Check Out Record Store Day: Black Friday Style
With Christmas just around the corner, Record Store Day organizers are jumping on the Black Friday bandwagon.
Black Friday, which is the day after Thanksgiving in the United States, is traditionally known as the first shopping day of the Christmas season.
This year, Black Friday falls on November 25.
Retailers open early in hopes of drawing the throngs of holiday shoppers, whom have the day off from work, by offering outrageous promotional sales. Ridiculous prices on big-ticket items, such as flat-screen televisions, result in the formation of long lines of shoppers waiting for the doors to open. Many of the lines form the night before, featuring shoppers camped out in sleeping bags.
The Black Friday version of Record Store Day, which was established in 2008 and held annually during the spring, is an added bonus.
"Because of the continued demand from music aficionados who relish the long-form album, as well as a groundswell surrounding Record Store Day, vinyl remains a viable way for music fans to listen to both new and classic albums," according to Nielsen, a marketing research firm that studies consumer habits in over 100 countries. Nielsen reports that vinyl album sales in the U.S. have grown a whopping 260% since 2009, with unit sales totaling 9.2 million in 2015.
For an aging Baby Boomer like me, the resurgence of vinyl is a God-send. Although the quality of compact discs has improved, I never really accepted them.
Go ahead, call me a curmudgeon.
Ironically, compact discs are disappearing in favor of digital music, which shouldn't even be mentioned in terms of quality. I'm sorry, but listening to music on a smartphone through tiny earphones is simply ridiculous.
Thankfully, my local record store, entitled "Culture Shock," buys used vinyl, as well as stereo equipment, for resale.
As a result, the turntable is also making a comeback.
I can't tell you how much I used to enjoy thumbing through bin after bin of long-play records and rushing home to listen to my latest purchase. Of course, my listening pleasure was compounded via the once-evil weed.
Now, I can do it, again, filling in holes in my collection.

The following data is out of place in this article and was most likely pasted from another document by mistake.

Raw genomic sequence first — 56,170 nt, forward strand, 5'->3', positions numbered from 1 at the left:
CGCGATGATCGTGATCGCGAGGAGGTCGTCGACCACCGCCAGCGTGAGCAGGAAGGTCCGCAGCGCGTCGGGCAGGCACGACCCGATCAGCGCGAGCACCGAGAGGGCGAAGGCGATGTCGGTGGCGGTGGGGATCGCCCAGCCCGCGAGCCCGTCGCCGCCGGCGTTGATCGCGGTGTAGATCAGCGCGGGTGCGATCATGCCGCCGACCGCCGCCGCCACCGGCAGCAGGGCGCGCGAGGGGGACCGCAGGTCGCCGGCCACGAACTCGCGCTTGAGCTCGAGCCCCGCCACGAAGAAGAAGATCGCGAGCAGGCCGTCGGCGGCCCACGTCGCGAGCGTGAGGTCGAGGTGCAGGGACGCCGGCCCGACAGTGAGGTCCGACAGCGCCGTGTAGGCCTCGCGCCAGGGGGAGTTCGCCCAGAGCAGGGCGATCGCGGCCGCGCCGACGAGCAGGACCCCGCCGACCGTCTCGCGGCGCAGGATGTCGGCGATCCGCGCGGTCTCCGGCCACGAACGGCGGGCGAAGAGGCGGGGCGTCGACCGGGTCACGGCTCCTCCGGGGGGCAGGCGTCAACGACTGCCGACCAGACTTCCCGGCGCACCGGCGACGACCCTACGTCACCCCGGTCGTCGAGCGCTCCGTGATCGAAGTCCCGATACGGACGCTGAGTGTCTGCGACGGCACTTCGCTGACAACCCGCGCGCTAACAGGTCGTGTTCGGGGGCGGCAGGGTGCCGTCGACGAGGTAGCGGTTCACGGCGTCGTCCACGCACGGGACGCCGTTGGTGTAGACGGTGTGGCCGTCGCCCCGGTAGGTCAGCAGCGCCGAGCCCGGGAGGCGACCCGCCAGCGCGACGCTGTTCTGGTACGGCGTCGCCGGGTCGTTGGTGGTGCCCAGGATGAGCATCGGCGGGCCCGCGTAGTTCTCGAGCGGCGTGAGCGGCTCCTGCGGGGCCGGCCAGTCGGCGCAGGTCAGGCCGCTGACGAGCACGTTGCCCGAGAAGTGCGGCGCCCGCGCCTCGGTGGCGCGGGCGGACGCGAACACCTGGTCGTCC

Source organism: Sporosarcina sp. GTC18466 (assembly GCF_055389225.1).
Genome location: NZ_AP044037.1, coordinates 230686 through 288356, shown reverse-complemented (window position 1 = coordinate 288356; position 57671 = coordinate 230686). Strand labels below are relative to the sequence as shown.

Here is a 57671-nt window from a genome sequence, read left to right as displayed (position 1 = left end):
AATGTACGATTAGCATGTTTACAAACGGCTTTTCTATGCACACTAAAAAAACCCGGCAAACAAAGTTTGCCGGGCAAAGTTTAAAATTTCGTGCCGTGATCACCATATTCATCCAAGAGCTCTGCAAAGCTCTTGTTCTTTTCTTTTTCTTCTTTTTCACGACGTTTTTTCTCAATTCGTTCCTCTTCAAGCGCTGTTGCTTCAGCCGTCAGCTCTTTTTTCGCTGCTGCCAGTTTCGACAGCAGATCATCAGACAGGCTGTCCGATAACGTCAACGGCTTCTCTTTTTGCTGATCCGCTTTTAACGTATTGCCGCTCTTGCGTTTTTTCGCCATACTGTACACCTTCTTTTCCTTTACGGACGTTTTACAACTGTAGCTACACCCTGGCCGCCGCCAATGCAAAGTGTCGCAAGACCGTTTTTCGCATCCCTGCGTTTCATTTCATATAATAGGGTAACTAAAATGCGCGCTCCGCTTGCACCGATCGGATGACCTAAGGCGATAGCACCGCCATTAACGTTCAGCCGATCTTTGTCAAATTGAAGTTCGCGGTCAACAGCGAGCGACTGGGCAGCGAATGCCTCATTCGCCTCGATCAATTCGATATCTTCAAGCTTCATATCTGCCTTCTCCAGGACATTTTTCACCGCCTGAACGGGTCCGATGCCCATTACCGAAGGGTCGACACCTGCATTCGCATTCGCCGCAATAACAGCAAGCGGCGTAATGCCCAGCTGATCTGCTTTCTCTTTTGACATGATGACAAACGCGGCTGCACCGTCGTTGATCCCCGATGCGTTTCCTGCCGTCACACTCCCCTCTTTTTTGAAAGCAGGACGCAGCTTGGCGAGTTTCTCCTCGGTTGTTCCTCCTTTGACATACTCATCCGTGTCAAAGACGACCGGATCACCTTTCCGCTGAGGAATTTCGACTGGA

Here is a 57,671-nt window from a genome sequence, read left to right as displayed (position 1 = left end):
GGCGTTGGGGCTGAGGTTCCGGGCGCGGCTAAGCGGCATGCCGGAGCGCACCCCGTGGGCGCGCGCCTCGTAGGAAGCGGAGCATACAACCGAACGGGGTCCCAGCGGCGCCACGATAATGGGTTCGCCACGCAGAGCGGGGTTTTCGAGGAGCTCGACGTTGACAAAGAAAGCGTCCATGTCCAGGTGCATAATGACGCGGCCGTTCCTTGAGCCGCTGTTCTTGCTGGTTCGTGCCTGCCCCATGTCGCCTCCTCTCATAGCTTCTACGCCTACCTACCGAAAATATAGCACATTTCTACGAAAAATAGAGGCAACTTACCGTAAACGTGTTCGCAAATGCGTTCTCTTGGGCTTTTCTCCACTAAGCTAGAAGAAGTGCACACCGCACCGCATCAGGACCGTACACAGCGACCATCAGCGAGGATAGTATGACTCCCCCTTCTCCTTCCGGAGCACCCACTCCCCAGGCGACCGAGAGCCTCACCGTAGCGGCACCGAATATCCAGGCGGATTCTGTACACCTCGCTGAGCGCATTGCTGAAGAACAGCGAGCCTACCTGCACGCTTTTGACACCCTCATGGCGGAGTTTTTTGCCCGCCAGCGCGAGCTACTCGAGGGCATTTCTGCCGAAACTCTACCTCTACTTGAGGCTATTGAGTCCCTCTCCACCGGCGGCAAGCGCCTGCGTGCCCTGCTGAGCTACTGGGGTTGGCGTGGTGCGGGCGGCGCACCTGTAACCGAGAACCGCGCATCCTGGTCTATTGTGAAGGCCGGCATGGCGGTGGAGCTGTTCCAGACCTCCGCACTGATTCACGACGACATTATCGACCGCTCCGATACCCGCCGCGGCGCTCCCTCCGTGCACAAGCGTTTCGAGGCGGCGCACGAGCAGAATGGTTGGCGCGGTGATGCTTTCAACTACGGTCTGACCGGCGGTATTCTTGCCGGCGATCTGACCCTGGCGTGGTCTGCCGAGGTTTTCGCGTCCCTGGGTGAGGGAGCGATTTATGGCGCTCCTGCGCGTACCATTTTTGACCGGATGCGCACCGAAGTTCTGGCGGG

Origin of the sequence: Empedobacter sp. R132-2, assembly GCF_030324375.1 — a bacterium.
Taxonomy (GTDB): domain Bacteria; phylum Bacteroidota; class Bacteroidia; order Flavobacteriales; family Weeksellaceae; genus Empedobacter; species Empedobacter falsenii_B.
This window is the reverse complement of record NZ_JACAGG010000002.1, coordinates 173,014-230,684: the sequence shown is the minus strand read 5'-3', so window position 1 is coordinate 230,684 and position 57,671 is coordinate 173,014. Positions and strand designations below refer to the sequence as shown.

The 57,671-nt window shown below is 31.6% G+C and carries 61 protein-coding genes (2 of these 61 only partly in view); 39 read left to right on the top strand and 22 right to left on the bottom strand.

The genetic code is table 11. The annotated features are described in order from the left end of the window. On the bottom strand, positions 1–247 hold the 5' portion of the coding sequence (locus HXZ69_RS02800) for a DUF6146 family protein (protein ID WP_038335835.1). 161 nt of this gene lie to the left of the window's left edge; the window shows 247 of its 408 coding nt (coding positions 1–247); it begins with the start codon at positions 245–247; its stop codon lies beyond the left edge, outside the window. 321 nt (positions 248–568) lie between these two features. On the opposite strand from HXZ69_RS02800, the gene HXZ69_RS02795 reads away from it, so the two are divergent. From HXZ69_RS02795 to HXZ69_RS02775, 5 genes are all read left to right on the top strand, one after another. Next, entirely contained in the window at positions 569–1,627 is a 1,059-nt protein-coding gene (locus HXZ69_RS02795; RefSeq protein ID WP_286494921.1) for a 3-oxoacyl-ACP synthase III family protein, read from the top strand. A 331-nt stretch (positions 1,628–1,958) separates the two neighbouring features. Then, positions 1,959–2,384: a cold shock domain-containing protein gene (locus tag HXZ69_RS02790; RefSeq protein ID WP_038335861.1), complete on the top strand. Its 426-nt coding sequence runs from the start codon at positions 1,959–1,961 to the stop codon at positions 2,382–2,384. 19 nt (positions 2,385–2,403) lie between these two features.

The proprietor allows customers to listen to the used gems, assuring that they're not getting ripped off.
The albums are graded, just like prized jewels, so the prices vary.
New releases in vinyl are a bit pricey, but the quality is an improvement over the traditional LP.
At first, I'd stop in just to see what was available in used albums. You know, the one's you always wanted, but for one reason or another, never purchased.
Now, I'm drawn to the amazing and ever-growing number of special and limited editions being released, especially during Record Store Day.
They're rare upon release.
In fact, they're so limited that each participating store only receives three or four copies of a few select albums.
Many artists, including Metallica and Alice Cooper, liven up the day up by playing live at select record stores, although most feature local artists.
At Record Store Day last spring, I picked up Cheap Trick's "Live at Budokan," which should have always been a double-album. This one is, and features the complete concert, with the songs presented in chronological order. The original skipped around and left out some early album cuts. The quality is amazing.
I'm partial to the band, being from my hometown, and having recently been inducted into the Rock 'n' Roll Hall of Fame, whatever that means today.
For Black Friday, Record Store Day officials are again releasing a substantial number of limited editions and re-releases
There are just too many to list here, so I'll just mention a few of the artists: Alice Cooper; Alice in Chains; The Bangles; The Beach Boys; The Cars; Foreigner; Jerry Garcia; Jimi Hendrix; The Kinks; The Ramones; The Rolling Stones; and Frank Zappa.
These are obviously rock artists, but there are plenty of lesser known's representing a wide variety of musical styles, too.
Follow the link below to the Record Store Day website. It provides a comprehensive list of releases exclusive to Black Friday. It also contains a locator, allowing you to enter your state, city, or zip code, to find all the independent record stores in your neighborhood that have chosen to participate. Unfortunately, the locator is limited to the United States.
However, not all participate in all promotions, or carry all releases. It would be a good idea to check with the store directly.
Give it a spin.
Here's the link to the Record Day website:
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